Within the walls of the city are the circular bastion which forms the point and public buildings and convents, the whole commands the river: it is now used as a of which are rather remarkable for size state prison and magazine.

than beauty: the interior of the cathedral The length of the city within the walls is, however, very handsomely decorated. is 1,300 yards (Spanish) from N.W. to The houses are large, and very solidly S.E., its width 744, and circumference built, particularly the ground floors; this 4,166, The side towards the river, it is on account of the earthquakes. They has already been remarked, is in a very have all galleries in the front, which are defective state : the sea and land faces full of sliding windows made of motherare exactly the reverse.

o’-pearl shell, which gives them a dull The land face has a double wet ditch, appearance to the eye of a stranger. and an esplanade of 5 or 600 yards in The suburbs are extensive, and contain breadth, which towards the river is many hạndsome stone houses: they are marshy and swampy. Towards the sea, the principal residence of the merchants and extending for some miles along the and foreigners. coast, is a breast-work thrown up to pre There are some pleasant drives round vent the landing of an enemy. On this the city, and into the country, which is esplanade formerly stood the church, from rich and highly cultivated, and gives a the tower of which Sir W. Draper fired high, though far from adequate opinion of into the city ; it is now razed. At about the rich fertility of these beautiful islands. 350 yards from the ramparts is a small The population of Manilla and its suexercising battery, and another outwork burbs is about 175,000 souls, including of stone stands at the westerı) angle of persons of all denominations.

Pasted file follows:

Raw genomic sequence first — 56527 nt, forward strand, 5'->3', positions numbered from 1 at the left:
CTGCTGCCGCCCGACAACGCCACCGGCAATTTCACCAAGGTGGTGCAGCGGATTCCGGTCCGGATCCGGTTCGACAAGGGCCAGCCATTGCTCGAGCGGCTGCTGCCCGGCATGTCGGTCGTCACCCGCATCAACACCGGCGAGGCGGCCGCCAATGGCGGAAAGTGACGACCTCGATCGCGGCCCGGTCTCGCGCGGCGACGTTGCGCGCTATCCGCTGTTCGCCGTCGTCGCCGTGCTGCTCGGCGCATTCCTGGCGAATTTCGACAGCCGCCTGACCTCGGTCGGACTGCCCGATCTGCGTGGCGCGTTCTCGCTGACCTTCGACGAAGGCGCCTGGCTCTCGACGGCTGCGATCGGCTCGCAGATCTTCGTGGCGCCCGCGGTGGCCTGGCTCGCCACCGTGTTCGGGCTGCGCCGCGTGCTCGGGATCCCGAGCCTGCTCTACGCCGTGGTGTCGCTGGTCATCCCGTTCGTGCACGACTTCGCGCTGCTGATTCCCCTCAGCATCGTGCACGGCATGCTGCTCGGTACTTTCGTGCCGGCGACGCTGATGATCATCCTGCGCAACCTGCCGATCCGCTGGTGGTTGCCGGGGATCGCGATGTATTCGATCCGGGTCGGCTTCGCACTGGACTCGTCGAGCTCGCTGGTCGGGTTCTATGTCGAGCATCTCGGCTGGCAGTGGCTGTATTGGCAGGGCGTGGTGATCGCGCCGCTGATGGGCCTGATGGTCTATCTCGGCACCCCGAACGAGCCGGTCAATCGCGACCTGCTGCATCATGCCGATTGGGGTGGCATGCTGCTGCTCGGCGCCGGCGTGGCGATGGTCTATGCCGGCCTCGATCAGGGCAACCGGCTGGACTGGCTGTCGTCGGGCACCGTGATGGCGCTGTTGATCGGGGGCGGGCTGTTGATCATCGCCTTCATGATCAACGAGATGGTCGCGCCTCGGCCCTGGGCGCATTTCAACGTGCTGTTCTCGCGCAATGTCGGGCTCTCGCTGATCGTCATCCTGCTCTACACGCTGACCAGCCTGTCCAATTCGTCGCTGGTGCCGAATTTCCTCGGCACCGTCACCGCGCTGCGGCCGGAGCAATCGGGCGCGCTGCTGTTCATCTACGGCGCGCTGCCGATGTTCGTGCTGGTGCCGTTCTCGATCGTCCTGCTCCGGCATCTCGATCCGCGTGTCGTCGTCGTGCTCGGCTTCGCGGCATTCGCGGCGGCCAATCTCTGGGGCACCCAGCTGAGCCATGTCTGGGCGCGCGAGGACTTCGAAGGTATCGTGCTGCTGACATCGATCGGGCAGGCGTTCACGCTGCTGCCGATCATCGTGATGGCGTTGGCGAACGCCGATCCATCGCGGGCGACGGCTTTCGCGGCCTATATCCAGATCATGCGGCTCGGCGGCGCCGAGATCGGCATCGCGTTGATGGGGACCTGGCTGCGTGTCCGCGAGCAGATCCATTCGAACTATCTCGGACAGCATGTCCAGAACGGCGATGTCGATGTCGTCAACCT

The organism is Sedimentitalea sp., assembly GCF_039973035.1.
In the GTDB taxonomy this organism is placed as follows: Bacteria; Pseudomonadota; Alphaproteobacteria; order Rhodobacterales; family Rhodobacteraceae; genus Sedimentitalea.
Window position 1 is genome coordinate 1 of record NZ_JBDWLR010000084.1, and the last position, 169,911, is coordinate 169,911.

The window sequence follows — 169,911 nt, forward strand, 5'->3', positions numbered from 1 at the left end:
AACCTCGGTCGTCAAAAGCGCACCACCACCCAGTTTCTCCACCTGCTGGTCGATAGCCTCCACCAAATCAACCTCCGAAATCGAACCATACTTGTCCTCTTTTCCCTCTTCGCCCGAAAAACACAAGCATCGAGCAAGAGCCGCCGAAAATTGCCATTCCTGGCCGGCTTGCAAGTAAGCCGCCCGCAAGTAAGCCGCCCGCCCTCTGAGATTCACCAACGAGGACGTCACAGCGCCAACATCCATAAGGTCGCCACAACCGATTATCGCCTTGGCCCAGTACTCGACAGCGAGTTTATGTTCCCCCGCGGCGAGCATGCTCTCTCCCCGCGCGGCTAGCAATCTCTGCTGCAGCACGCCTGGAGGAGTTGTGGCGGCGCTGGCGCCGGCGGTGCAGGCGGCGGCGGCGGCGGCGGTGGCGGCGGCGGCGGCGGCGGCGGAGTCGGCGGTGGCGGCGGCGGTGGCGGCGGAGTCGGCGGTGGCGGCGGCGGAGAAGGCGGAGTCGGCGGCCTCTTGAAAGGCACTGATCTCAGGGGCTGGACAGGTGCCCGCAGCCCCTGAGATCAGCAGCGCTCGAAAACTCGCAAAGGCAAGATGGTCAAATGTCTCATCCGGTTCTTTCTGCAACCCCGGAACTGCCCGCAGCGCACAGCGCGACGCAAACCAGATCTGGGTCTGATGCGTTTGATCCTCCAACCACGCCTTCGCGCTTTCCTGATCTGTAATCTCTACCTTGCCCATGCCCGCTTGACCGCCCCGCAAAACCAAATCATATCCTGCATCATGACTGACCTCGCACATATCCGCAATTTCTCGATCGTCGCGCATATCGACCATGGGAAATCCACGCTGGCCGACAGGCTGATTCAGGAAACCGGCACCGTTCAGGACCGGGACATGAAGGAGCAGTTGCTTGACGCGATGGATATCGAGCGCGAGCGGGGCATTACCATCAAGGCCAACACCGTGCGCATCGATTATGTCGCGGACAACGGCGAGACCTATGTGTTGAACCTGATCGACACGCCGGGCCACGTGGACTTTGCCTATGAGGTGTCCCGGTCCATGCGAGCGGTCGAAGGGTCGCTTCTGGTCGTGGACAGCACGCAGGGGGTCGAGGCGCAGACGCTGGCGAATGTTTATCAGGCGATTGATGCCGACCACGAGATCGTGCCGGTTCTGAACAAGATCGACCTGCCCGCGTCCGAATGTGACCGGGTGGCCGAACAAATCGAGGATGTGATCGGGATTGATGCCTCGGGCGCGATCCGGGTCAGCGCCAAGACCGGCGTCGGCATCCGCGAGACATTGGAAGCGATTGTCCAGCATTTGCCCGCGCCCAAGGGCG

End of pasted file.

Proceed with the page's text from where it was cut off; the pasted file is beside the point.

BRITISH SETTLEMENT OF NATAL IN SUMATRA.

To the Editor of the Asiatic Journal, Sie: I enclose to you the following and bravest of the inhabitants of Sumatra, short account of the British Settlement and are colonists from Achin and Menauof Natal, or Natar, in the island of kabow, and frequent quarrels occur between Sumatra, which has lately fallen the chiefs, which are often decided by the under my notice. The existence of sword. The English have had a settlesuch a colony is probably known to

ment here since 1772. Gold dust, which very few of our countrymen.

is of a very fine quality, is the principal Per

article of export trade, which is very frebaps some of your correspondents quently adulterated, and tests are therefore will inform me whether it is intended necessary to prove it. Camphor is another to include it in the projected cession of its exports; and opium, piece goods, of territory to the Dutch.

guns, china-ware, ammunition and coarse I am, &c. &c.

cutlery, are the principal imports. Rice

B. is another article wbich may answer as an Natal is situated on the S. W. side of import, as the principal part now conthe Island of Sumatra, in lat. 0° 18' N. sumed at the settlement is brought from and long. 99" 5' E. The people of it are the Island of Neas, some of which is also reckoned amongst the boldest, wealthiest, re-exported to Bencoolen.

SOME ACCOUNT OF THE TUNGOUSIANS IN GENERAL, AND

THE TRANSBAIKAL TUNGOUSIANS IN PARTICULAR. No 'nation has spread so far into other Tungousians by their religion, Siberia as that of the Tungousians. which is the Shigemoniac idolatry. These people inhabit the vast, moun The Transbaikal Tungousians.-Actainous, marshy, and woody desarts cording to a tradition current among extending from the Jenissei to the this part of the Tungousian nation, Eastern Ocean, and from the Amur their ancestors were in possession of nearly to the Arctic Sea. The advan- all the country from the Baikal, easttages or disadvantages of their res ward, as well as that along the Amur, pective settlements have occasioned Shilka, Arguna, and their tributary much variety in the life and occupa- streams; the Daures (a tribe descend-. tion of this people, nevertheless their ed from them) wandering along the language, manners, and general cha- Sselenga, and about the source of the racter present every where such a Amur; and the Dutshares between the striking similarity, as strongly tends to Shilka and Arguna. There they lived prove that the various Tungousian in peace and abundance till the Bur. tribes possess a common origin, and jates, penetrating from Western Monwere but recently dispersed.